Any attempt to get a handle on the Manziel phenomenon is rising to the level of tackling the presidency of Abraham Lincoln or the Beatles first trip to the USA. The ripple effects from such figures and events are so vast it is difficult to decide which angle offers the best approach.
Manziel’s performance before former President George H.W. Bush and Texas governor Rick Perry came off like the pro-day equivalent of the Fab Four arriving at JFK Airport on Feb. 7, 1964. Texans beat writer John McClain of the Houston Chronicle, who has been reporting on the NFL since 1977, succinctly summed up the magnitude of the coverage:
When Johnny Football took the field to the cadence of Drake’s 5AM in Toronto, was he a gladiator in helmet and pads entering the arena or the heir apparent to the king of the Texas gridiron attending his coronation? With nationally known politicians in attendance, calling it an inauguration would be a more fitting description.
In addition to appearing in partial football regalia, Manziel gave his workout its own distinctive flair. It ran the gamut from taking every snap from under center to being chased around the pocket with a broom (below) to having his private quarterback coach George Whitfield throwing bean bags at him.
The effortless way Manziel went 61 of 64 in a highly orchestrated exhibition of passing prowess changed some minds but failed to sway others. Former NFL quarterback Ron Jaworski of ESPN weighed in after the combine by saying:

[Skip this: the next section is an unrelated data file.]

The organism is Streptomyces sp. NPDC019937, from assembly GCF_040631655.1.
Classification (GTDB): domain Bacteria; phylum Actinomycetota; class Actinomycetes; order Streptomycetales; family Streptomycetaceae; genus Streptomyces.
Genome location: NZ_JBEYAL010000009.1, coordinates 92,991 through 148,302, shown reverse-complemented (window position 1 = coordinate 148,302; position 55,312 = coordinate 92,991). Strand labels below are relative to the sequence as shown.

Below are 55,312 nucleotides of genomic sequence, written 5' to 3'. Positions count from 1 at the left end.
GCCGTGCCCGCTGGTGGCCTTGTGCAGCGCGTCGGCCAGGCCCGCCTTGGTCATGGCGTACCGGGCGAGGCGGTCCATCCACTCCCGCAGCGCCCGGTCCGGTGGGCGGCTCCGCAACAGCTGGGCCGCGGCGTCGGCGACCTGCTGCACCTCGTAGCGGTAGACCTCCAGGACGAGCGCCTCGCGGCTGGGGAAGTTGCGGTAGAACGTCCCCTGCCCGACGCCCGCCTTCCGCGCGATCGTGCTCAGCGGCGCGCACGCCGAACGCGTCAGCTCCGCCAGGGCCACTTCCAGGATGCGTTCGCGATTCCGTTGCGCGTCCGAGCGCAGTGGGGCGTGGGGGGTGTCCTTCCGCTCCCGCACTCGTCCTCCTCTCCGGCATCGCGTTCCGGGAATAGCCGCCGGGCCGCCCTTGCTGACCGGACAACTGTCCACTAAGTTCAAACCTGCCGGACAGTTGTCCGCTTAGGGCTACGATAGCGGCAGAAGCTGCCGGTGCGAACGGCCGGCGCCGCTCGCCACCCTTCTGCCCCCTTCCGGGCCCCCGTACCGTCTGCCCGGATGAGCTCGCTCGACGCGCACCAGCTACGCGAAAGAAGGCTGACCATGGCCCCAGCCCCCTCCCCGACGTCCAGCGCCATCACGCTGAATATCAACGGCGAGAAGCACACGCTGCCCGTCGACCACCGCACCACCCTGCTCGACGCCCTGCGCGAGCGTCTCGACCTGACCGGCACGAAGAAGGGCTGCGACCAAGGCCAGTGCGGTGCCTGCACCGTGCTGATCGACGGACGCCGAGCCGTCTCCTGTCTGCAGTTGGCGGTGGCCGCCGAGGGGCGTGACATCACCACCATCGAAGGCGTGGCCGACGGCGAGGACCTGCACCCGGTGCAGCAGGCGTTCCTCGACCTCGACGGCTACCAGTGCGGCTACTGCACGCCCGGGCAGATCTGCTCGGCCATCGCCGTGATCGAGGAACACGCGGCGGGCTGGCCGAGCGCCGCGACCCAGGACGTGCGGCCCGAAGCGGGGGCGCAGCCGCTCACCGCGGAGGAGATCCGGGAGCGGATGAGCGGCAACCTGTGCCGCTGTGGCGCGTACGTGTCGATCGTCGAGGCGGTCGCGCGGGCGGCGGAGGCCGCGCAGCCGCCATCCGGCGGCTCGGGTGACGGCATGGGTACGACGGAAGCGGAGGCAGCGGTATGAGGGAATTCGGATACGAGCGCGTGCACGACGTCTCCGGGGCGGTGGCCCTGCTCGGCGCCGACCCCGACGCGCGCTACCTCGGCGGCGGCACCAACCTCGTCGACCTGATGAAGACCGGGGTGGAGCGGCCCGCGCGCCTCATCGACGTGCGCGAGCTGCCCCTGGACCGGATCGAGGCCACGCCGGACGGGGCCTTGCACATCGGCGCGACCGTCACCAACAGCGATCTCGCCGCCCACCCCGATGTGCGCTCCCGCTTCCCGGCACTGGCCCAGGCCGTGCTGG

I wouldn’t take him in the first three rounds. That’s my opinion. It’s incomplete right now. But he has not done a whole lot to me.
“Jaws” reversed course after observing the array of throws on display at Texas A&M:
George Whitfield has done a terrific job of coaching him (Manziel) up…Throwing the football with velocity and accuracy. I saw a couple of throws that hung just a little bit...But when you watched his improved mechanics today it was pretty impressive.
Conversely, Minnesota Vikings head coach Mike Zimmer characterized the circus atmosphere to Charean Williams of the Fort Worth Star-Telegram as a “sideshow.” Zimmer relayed to Brian Smith of the Houston Chronicle the whole thing felt “choreographed.”Two unnamed coaches told Ed Werder of ESPN teams “need to be aware of the environment his presence creates.”
Pete Prisco of CBS Sports published his Mock Draft 6.0 on March 26 and headlined it as the first “Where Johnny Manziel isn't a first-rounder.” Prisco is not about to change his view just because the 2013 Heisman Trophy winner wowed the crowd under controlled conditions:
A literal Google search of Johnny Manziel and "most polarizing" yields over 7,500 results. A check of the first 50 showed only two false returns. A dazzling pro day will bridge the divide for some, but Prisco, Zimmer and many others will continue to be unconvinced.
For the purpose of this article, only the judgments of Rick Smith and Bill O’Brien matter. John McClain quoted each falling back on the old “He made every throw” expression. No one is tipping his hand this long before draft day, least of all the holders of the biggest brass ring of them all.
Those members of Texans management in attendance were scheduled to have dinner with Manziel the evening after his workout. The organization has a reputation for preferring solid citizens over eccentric extroverts. If Johnny’s table manners turn out to be as impeccable as his aerial exploits, he will be one step closer to being the first name called in the 2014 NFL draft.